Castillo-Rebolledo, Daniela; Riveros, Andrés; Sousa-Rodrigues, Celio Fernando & Olave, Enrique
The great occipital nerve (GON) is formed from the dorsal branch of the C2 spinal nerve and ascends between the posterior cervical musculature to innervate the skin of the scalp. Various authors have described its course, however, there is little information regarding the relationship that this nerve presents with the obliquus capitis inferior (OCI) and its intramuscular path. The objective of this study was to determine the route and relationships that the GON established in the interval between the OCI muscles and the trapezius muscle (T). For this, the vertical and horizontal distances were measured at the height of the external occipital protuberance and median line, and the OCI muscle was divided into thirds to observe variations in the path of this nerve. Along with measuring the diameter of the GON, the vertical and horizon- tal distances of this nerve were measured through five muscle reference points and one vascular reference point. These muscle points were: a) on the belly of the OCI muscle (point 1); b) in the deep face of the semispinalis capitis muscle (SCM) (point 2); c) on the surface of the SCM (point 3); d) on the deep face of the T (point 4); and e) on the surface face of the T (point 5). To this was added point 6, in which the vertical and horizontal distances were established with the occipital artery at the height of the superficial face of the T. For this, 18 heads (36 suboccipital triangles) of Brazilian adult corpses belonging to the Anatomy laboratory of the Universidade Federal de Alagoas (UFAL), Maceió, Brazil, were dissected. The vertical and horizontal distances obtained with respect to the six points were: 63.67 and 27.15 mm (point 1); 53.89 and 21.44 mm (point 2); 30.61 and 14.49 mm (point 3); 20.39 and 22.8 mm (point 4); 5.86 and 33.46 mm (point 5); 5.99 and 35.56 mm (point 6), respectively. In relation to the OCI, the GON was located in 72.22 % of the samples in the middle third of this muscle, 19.44 % in its lateral third and 8.33 % in its medial third. All these findings should be considered when correctly diagnosing possible entrapments of GON in the deep cervical region, being a contribution to the success of surgical procedures in this region.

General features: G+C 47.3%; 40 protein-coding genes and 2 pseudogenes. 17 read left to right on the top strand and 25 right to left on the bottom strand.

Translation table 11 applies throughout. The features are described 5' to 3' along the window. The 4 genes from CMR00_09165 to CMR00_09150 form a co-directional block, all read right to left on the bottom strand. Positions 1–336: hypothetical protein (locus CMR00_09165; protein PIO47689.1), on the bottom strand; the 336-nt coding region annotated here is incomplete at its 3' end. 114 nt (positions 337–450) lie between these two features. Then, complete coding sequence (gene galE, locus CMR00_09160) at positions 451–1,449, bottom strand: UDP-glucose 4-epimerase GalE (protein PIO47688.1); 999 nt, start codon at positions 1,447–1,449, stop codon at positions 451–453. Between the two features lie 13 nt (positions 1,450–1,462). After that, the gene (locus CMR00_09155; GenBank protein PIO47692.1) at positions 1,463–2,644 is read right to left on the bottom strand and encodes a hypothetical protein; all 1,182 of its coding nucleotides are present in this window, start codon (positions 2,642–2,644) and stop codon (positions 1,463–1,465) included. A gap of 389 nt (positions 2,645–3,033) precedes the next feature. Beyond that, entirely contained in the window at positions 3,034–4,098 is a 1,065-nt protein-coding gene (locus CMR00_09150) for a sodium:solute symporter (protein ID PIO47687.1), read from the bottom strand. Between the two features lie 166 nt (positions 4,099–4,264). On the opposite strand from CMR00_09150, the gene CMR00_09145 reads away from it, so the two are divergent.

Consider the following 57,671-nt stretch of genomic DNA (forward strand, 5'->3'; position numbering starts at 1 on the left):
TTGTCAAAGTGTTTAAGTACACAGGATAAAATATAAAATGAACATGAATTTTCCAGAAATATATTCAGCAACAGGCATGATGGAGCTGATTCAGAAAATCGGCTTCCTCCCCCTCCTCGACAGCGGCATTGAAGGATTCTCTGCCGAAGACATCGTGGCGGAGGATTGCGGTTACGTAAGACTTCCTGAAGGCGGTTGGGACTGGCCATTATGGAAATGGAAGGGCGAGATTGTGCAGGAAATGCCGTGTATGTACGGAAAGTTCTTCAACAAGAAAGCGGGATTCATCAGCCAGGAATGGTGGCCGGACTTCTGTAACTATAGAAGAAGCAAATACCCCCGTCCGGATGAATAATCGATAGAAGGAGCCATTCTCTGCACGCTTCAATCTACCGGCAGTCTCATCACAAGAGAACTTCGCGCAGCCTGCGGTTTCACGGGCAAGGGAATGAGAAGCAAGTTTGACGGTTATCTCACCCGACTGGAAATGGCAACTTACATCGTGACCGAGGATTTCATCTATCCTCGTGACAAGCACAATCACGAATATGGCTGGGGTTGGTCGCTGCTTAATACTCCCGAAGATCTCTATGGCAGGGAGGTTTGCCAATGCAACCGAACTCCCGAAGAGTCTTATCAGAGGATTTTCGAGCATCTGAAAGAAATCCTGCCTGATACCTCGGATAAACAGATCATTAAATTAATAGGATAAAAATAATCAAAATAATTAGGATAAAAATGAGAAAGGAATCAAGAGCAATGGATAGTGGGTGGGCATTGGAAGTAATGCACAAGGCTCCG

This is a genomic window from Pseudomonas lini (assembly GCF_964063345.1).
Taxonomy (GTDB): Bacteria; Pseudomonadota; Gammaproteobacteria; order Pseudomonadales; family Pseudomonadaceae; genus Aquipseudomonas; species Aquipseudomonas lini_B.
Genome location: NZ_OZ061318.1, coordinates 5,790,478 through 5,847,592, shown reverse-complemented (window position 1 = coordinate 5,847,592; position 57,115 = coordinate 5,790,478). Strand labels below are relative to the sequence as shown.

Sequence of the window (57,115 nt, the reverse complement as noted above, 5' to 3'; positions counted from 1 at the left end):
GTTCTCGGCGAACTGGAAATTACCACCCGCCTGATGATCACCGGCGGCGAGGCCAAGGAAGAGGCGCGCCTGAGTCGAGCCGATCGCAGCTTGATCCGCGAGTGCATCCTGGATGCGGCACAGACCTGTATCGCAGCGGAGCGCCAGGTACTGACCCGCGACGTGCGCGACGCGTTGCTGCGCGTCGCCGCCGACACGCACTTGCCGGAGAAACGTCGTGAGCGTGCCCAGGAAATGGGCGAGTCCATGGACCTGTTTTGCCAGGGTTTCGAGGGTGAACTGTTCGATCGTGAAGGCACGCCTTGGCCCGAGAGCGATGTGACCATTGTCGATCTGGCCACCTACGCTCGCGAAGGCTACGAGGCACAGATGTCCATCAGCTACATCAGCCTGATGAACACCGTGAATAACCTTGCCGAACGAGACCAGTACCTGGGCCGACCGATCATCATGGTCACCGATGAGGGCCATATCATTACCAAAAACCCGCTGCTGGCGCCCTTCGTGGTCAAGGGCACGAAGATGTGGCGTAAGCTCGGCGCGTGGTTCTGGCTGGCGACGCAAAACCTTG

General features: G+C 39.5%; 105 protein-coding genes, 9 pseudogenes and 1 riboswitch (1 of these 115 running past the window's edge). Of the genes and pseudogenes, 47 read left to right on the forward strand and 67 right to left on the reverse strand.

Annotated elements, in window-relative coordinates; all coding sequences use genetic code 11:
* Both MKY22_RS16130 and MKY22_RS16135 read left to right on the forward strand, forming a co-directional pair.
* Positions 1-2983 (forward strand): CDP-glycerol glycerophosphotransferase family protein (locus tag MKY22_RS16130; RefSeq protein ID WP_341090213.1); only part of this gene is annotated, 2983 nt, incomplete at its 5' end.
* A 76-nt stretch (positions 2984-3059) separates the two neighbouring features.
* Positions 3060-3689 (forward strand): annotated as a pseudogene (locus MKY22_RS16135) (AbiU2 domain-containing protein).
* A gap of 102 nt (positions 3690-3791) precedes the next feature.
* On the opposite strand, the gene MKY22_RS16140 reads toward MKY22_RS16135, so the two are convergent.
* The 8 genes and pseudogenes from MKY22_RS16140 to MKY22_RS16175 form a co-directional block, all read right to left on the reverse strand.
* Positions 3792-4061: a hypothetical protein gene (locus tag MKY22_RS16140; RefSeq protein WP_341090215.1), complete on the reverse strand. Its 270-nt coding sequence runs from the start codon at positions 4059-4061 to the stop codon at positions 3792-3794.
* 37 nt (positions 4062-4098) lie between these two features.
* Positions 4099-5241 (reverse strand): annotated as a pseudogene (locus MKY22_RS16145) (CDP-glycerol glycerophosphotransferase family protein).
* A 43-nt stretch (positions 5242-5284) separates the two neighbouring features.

KEY WORDS: Anatomy; Innervation; Great Occipital Nerve; Obliquus Capitis Inferior; Suboccipital triangle; Anatomical Variations.
CASTILLO-REBOLLEDO, D. ; RIVEROS, A.; SOUSA- RODRIGUES, C. F. & OLAVE, E. Great occipital nerve: Course, anatomical relations and clinical implications of their potential entrapment sites. Int. J. Morphol., 38(4):1235-1243, 2020.